December 13, 2013
Pity the poor Ukrainians. Theirs is a vast country, fertile of soil and rich in minerals, wealthy in human capital and industrial resources, but forever caught at the crossroads between empires. Reading the Western media’s take on the recent political unrest, it is a Manichaean story of good versus evil: the freedom-loving Ukrainians versus the evil Soviet Russian puppets. The Russian media view it as the freedom-loving Ukrainians versus the evil fascist Western puppets. Neither is wrong.
Ukraine, despite having only one government, isn’t really one nation. There is an ideal Ukrainian nation of Cossacks and Taras Shevchenko, just as there is an idealized American nation of cowboys and George Washington, but Ukraine is at least two historical nations. The south and east are Russian-speaking and as far as I can tell have been part of Russia since the Cossack revolt from the Polish-Lithuanian Empire in the 1600s. Western Ukraine has never been part of Russia. Before the partition of Poland in the 1700s, it was part of the Polish-Lithuanian Empire. After that, it was part of the Austro-Hungarian Empire. West Ukraine’s city of Lviv used to be known as “Lemberg,” and it is as obviously an Austro-Hungarian city as Dallas is an American city.
The people in the west of Ukraine used to be called “Ruthenians.” Virtually all people in the west speak Ukrainian; in the far south and east, they mostly speak Russian. The people in the west have different religions. While southern and eastern Ukraine are Orthodox under the Moscow patriarchate, the west has pluralities of Ukrainian Greek Catholics and the two Orthodox patriarchates which do not bow to Moscow.
During the Russian civil war, the west declared a nationalistic independent republic, governed by the Rada in Kiev and allied with the Central Powers. The east almost immediately declared Soviet allied socialist republics based in Karkov and Donetsk. The Polish-Ukrainian War put an end to the independence of western Ukraine in 1919, and the area west of Kiev remained Polish until Stalin and Hitler decided to carve up Poland in 1939. After the Nazi invasion of 1941, the heroic Ukrainian Insurgent Army in the west resisted the Nazis and the Soviets without any outside assistance right up to the mid-1950s.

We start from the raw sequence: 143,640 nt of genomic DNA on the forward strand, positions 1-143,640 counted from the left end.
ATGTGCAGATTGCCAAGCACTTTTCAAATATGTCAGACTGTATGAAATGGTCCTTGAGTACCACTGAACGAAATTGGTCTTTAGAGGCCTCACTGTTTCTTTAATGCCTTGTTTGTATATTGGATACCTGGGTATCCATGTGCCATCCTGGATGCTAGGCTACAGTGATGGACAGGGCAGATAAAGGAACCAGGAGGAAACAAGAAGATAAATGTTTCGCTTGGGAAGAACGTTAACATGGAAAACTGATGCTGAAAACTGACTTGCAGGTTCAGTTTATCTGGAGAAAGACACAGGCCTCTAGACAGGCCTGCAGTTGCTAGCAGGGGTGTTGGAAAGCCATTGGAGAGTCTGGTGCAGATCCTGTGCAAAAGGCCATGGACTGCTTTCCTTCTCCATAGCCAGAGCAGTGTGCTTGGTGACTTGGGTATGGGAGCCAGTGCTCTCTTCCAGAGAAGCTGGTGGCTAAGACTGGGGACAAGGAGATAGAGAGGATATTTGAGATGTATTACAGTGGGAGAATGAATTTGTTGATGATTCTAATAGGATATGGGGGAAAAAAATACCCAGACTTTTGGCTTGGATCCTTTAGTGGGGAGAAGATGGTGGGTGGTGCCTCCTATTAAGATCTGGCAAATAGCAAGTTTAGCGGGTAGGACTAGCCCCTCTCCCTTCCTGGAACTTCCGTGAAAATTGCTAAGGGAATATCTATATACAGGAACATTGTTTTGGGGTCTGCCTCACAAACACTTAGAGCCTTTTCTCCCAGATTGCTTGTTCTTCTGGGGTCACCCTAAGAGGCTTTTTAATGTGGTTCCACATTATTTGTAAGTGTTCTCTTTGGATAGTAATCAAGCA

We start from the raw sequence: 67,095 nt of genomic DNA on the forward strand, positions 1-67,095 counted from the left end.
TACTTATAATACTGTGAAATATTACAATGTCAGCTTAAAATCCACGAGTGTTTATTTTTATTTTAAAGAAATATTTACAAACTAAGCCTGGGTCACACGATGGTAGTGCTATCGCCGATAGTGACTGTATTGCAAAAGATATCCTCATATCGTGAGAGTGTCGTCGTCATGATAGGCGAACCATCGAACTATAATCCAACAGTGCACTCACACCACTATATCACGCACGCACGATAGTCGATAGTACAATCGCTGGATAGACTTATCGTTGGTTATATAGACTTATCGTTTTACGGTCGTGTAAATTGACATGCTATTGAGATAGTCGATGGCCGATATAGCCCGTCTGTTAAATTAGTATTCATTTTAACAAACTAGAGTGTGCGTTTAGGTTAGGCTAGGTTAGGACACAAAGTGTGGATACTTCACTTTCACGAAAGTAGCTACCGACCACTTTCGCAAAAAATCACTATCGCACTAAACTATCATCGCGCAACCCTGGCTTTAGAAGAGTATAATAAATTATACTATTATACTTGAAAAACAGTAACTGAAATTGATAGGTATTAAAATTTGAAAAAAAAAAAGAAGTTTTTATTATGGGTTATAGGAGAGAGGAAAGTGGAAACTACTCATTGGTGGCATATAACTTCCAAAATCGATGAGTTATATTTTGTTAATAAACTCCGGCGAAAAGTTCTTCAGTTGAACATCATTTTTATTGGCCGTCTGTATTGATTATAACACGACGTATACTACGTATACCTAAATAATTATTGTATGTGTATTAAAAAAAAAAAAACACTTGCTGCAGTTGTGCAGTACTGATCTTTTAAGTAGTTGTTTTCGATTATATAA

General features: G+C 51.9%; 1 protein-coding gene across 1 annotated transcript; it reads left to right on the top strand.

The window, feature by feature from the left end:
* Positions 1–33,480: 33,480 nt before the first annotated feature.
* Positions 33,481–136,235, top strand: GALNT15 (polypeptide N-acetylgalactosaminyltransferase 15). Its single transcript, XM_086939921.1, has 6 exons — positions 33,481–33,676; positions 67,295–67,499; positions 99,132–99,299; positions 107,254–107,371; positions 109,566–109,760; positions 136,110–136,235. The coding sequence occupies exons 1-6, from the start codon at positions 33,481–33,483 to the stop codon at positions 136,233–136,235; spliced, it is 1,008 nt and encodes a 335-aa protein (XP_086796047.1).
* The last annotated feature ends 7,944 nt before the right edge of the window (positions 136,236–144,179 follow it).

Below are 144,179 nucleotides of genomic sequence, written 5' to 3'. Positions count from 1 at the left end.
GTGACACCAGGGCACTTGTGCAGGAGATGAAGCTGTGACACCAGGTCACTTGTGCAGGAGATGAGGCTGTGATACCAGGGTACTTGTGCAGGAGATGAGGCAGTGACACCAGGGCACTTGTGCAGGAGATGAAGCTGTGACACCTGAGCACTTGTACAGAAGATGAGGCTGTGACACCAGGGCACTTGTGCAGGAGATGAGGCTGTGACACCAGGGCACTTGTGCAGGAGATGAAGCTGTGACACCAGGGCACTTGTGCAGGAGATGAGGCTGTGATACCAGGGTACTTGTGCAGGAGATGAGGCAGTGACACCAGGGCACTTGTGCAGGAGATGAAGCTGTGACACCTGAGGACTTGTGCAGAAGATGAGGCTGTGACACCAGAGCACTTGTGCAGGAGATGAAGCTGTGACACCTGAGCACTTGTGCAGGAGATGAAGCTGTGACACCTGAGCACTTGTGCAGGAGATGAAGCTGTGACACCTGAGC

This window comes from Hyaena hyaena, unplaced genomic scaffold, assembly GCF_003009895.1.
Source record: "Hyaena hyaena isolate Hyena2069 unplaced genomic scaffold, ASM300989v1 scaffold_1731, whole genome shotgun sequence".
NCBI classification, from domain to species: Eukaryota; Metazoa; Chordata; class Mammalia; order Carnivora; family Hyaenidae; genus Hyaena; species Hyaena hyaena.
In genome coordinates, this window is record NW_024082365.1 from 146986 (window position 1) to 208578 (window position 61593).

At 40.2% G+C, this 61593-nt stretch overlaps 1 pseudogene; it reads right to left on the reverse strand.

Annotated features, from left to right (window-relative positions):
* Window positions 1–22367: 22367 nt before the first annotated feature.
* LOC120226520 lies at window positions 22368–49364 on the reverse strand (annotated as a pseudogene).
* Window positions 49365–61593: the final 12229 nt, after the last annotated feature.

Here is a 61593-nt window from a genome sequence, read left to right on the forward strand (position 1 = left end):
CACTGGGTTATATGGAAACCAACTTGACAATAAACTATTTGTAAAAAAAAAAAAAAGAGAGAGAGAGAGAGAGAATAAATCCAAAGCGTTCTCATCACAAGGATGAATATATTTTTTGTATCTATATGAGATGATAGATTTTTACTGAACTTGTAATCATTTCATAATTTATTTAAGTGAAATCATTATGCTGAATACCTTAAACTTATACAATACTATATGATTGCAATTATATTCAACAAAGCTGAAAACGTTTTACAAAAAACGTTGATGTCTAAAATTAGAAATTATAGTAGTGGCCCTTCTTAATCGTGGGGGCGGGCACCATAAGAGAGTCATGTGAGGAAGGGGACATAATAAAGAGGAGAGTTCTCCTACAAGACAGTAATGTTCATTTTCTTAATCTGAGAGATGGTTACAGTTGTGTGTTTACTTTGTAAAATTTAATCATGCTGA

The “Orange Revolution” of 2004 followed this pattern. The porridge-faced hero of this “revolution,” Yuschenko, is from a Ukrainian-speaking region and is an ethnic Ukrainian, albeit one with a wife that worked for the US State Department. The grim-faced Russian-favored villain Yanukovych is from Donetsk in the east, the same city that declared for the Soviets in 1918. Yanukovych is not ethnically Ukrainian, being of Polish, Belarusian, and Russian ethnicities. Just to keep the history interesting, Yanukovych was appointed prime minister by Yuschenko in 2006 and later won a fair and democratic election in 2010, which is why he is in charge now, despite the Orange Revolution.
The present low-level civil war in Kiev is a continuation of battles that have gone on for centuries. The people freaking out in Kiev are predominantly Ukrainian-speaking and from the west. They wave flags of the Ukrainian Insurgent Army. The leaders of the people in the streets are from the west of Ukraine. Head of the Tymoshenko party, Arseniy Yatsenyuk, is from Chernivtsi in the southwest. Head of the nationalist Svoboda party, Oleh Tyahnybok, is from Lviv, the largest city in western Ukraine. Gentleman boxer Vitali Klitschko is so Western-oriented, he lived in Germany until he got involved in Ukrainian politics and took up full-time residency in Kiev. The western cities of Lviv, Ternopil, and Ivano-Frankivsk have declared a general strike in favor of the protesters.